No clear-cut seasonal pattern for infectious mononucleosis has been recognized (30, 77). However, more cases have been documented among U.S. college and university students when school is in session than during semester breaks (30), and Leard observed over a 12-year period that there was an October peak in admissions for infectious mononucleosis to the Boston University infirmary (120). A peak incidence during June to August was reported among patients in the Israeli Defense Force (67), which the authors ascribed to increased socializing of young people during the summer.
Infectious Mononucleosis
Infectious mononucleosis was the name chosen by Sprunt and Evans to describe a syndrome that resembled an acute infectious disease accompanied by atypical large peripheral blood lymphocytes (190). We now understand that these atypical lymphocytes, also called Downey cells, are activated CD8 T lymphocytes, most of which are probably responding to EBV-infected B cells.
Typical clinical syndrome.
Infectious mononucleosis most often begins insidiously, with vague malaise, followed several days later by fever, sore throat, swollen posterior cervical lymph nodes, and fatigue. Some patients experience an abrupt influenza-like onset, with fever, chills, body aches, and sore throat. Table Table11 displays the relative frequencies of signs and symptoms compiled by combining data from other investigators (54, 67, 84, 130, 167) and our own experience (14-16). It should be emphasized that the diagnosis of infectious mononucleosis cannot be made on clinical grounds alone.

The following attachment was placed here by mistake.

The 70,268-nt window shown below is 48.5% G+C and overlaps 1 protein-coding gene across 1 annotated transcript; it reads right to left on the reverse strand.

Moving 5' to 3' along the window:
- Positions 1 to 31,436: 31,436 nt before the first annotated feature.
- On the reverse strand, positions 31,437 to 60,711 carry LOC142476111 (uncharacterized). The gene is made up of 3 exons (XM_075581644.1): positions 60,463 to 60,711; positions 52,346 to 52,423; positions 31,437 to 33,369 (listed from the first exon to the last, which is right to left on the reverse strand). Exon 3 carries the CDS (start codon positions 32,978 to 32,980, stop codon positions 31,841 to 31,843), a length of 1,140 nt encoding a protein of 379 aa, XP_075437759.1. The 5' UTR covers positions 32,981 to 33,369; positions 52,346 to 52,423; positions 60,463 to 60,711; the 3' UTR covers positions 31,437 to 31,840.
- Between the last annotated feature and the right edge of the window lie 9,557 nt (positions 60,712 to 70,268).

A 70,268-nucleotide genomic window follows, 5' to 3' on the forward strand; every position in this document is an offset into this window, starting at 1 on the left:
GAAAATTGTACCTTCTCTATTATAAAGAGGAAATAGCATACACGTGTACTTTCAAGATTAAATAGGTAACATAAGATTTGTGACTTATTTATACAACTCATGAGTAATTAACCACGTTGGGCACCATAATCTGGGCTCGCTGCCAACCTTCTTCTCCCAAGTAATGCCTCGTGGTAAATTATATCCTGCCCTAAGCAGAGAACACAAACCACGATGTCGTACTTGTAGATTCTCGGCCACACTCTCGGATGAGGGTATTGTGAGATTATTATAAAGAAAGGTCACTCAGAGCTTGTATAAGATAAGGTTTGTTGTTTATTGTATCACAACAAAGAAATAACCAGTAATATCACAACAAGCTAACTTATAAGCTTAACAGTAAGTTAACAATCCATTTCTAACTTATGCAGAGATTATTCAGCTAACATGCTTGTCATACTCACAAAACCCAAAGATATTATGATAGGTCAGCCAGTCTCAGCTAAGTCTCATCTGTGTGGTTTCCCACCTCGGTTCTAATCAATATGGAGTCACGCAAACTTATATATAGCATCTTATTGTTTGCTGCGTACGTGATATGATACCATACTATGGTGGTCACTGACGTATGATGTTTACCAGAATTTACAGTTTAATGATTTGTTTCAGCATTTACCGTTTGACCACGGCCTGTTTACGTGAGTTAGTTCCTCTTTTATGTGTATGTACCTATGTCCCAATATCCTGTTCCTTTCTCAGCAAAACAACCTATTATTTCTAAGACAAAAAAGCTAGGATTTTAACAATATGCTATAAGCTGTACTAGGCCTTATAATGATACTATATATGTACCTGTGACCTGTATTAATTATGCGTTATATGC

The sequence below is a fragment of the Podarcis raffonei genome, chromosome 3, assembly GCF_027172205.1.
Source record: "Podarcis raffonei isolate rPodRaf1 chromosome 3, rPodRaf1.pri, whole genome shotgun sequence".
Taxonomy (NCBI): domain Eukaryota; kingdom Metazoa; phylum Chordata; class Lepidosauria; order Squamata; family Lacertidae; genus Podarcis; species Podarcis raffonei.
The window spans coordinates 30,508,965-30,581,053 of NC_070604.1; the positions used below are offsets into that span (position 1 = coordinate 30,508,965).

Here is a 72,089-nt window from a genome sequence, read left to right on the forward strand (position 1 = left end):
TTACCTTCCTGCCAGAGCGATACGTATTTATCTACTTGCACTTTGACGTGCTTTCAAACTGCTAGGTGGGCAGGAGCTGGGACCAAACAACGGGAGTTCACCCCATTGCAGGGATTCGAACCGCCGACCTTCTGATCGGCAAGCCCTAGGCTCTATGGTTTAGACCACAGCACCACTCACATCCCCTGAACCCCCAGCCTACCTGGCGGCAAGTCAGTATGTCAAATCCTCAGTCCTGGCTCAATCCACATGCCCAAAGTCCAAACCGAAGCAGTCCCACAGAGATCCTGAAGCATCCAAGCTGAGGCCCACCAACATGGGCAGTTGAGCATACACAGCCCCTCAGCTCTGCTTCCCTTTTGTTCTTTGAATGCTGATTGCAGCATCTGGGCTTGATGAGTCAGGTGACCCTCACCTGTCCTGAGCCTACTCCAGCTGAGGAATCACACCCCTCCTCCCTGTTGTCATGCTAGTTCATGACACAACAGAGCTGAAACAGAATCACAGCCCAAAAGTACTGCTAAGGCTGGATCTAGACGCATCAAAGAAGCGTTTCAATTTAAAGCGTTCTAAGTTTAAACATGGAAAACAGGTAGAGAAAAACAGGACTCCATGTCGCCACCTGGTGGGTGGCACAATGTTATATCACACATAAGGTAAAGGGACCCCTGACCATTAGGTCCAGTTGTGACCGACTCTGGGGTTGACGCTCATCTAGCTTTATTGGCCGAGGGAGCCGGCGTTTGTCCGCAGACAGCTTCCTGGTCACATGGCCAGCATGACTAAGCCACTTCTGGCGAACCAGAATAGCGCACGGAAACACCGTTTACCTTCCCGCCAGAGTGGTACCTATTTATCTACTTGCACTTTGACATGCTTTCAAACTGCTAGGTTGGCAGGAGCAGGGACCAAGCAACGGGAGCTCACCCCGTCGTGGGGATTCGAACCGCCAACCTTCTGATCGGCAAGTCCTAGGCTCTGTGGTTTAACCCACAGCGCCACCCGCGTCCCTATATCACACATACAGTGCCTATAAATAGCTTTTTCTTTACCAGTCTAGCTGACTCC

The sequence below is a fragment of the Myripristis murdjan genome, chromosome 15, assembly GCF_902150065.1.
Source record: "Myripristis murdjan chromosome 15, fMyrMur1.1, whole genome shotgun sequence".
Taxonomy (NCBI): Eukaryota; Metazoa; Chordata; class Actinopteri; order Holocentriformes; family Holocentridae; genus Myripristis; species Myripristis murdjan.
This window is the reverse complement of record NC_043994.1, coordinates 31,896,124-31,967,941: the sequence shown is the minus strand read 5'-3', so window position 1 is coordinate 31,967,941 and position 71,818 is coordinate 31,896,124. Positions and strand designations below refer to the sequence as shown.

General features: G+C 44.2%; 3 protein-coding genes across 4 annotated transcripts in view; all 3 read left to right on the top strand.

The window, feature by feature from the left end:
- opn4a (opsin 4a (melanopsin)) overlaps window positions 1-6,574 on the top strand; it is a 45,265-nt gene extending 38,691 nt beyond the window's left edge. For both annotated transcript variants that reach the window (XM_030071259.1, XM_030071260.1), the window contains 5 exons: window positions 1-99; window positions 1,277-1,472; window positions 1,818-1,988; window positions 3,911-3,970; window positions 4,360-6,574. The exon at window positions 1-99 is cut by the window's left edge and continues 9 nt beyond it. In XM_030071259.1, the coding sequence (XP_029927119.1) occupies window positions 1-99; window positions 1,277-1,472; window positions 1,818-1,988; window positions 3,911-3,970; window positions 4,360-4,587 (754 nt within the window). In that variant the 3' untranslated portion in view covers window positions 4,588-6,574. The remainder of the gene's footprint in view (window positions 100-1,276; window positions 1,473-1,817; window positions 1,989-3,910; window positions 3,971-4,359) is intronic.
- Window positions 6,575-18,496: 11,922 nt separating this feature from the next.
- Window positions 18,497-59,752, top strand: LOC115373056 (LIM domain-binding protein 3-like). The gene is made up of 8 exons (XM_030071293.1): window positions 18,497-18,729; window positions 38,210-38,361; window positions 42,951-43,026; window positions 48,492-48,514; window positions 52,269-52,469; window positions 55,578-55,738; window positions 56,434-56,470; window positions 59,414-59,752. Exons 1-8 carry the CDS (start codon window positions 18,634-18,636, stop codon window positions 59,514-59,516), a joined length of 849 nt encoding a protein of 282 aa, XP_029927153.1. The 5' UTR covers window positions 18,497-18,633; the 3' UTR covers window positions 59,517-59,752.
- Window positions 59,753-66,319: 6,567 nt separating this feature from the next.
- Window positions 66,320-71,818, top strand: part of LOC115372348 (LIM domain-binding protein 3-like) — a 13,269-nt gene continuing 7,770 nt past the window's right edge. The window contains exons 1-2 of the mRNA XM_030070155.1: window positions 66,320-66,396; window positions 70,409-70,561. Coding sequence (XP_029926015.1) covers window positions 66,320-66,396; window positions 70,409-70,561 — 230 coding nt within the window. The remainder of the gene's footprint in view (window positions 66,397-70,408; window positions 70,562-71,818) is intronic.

TABLE 1.
TABLE 1.
Prevalence of signs, symptoms, and laboratory abnormalities in infectious mononucleosisa,b
Hepatitis, documented by abnormal liver function tests, is seen in 80% of cases and thus should be considered part of the acute disease rather than a complication. Liver involvement is subclinical in 90 to 95% of patients, but the remainder develop jaundice, and a few of them complain of tenderness in the right upper quadrant of the abdomen that is likely due to hepatic swelling with pressure on the liver capsule.